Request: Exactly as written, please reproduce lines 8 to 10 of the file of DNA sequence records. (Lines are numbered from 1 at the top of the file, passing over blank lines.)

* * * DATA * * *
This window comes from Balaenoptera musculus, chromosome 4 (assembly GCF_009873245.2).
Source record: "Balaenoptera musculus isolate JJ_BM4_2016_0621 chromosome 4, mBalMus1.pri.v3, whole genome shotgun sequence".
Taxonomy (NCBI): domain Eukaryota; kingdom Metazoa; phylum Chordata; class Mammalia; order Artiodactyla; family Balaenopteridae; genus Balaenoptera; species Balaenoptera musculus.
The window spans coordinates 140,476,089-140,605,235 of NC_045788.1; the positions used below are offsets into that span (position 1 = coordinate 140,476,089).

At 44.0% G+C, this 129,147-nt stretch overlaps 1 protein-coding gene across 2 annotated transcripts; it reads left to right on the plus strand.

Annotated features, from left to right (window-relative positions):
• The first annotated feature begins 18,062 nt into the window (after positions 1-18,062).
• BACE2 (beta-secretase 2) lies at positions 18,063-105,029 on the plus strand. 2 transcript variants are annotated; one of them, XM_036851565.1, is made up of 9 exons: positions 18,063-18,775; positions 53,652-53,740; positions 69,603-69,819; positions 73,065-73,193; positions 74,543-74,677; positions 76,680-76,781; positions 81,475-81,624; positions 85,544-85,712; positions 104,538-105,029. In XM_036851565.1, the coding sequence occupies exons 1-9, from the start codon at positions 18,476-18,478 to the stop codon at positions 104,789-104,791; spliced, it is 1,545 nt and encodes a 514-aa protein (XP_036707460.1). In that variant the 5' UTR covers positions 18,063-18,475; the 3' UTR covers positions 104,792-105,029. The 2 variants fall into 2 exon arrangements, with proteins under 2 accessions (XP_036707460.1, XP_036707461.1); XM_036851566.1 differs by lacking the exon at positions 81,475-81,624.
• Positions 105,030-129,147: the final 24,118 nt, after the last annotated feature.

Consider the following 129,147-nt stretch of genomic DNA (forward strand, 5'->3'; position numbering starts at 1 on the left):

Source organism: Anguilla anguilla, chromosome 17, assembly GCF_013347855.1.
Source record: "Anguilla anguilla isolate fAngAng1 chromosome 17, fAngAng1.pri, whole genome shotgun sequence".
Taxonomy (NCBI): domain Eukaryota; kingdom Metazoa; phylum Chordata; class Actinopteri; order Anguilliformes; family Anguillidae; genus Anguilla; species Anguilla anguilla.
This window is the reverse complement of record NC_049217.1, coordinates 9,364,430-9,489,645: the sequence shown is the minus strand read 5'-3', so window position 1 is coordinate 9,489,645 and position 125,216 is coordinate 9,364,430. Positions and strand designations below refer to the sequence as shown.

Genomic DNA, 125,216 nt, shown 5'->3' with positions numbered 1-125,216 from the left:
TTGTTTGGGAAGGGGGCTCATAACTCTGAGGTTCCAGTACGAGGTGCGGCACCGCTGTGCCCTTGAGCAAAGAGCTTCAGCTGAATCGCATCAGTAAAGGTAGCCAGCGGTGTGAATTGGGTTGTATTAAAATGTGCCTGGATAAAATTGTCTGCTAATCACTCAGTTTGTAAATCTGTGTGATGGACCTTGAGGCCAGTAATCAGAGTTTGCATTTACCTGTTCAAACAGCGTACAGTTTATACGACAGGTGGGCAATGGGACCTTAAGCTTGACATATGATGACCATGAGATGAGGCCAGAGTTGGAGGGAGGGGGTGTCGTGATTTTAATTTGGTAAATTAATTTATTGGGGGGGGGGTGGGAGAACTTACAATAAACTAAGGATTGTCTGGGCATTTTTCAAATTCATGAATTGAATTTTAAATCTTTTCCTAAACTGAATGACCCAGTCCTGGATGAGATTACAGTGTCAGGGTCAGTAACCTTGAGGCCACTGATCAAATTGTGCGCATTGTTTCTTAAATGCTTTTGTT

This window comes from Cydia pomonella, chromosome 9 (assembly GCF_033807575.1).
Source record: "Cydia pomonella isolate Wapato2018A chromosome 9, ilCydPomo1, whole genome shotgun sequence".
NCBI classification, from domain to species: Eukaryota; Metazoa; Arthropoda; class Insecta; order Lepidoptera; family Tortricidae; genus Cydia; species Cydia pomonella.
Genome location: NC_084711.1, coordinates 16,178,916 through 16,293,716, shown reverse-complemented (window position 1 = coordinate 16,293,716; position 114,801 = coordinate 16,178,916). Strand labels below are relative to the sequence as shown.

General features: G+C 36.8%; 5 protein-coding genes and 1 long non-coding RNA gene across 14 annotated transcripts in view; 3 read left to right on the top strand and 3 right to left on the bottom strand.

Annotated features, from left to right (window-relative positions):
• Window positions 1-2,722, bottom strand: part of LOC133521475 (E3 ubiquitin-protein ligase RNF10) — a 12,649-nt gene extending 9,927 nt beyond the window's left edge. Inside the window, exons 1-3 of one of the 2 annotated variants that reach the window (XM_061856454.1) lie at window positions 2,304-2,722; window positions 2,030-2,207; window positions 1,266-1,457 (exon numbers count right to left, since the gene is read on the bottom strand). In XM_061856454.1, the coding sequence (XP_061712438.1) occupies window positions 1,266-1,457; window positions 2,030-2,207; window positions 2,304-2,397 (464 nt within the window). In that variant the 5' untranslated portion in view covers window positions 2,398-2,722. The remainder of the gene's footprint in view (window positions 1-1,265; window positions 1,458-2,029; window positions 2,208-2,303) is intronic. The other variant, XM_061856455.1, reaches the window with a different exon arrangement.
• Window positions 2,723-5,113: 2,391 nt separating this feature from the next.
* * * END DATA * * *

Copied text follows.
• BACE2 (beta-secretase 2) lies at positions 18,063-105,029 on the plus strand. 2 transcript variants are annotated; one of them, XM_036851565.1, is made up of 9 exons: positions 18,063-18,775; positions 53,652-53,740; positions 69,603-69,819; positions 73,065-73,193; positions 74,543-74,677; positions 76,680-76,781; positions 81,475-81,624; positions 85,544-85,712; positions 104,538-105,029. In XM_036851565.1, the coding sequence occupies exons 1-9, from the start codon at positions 18,476-18,478 to the stop codon at positions 104,789-104,791; spliced, it is 1,545 nt and encodes a 514-aa protein (XP_036707460.1). In that variant the 5' UTR covers positions 18,063-18,475; the 3' UTR covers positions 104,792-105,029. The 2 variants fall into 2 exon arrangements, with proteins under 2 accessions (XP_036707460.1, XP_036707461.1); XM_036851566.1 differs by lacking the exon at positions 81,475-81,624.
• Positions 105,030-129,147: the final 24,118 nt, after the last annotated feature.

Consider the following 129,147-nt stretch of genomic DNA (forward strand, 5'->3'; position numbering starts at 1 on the left):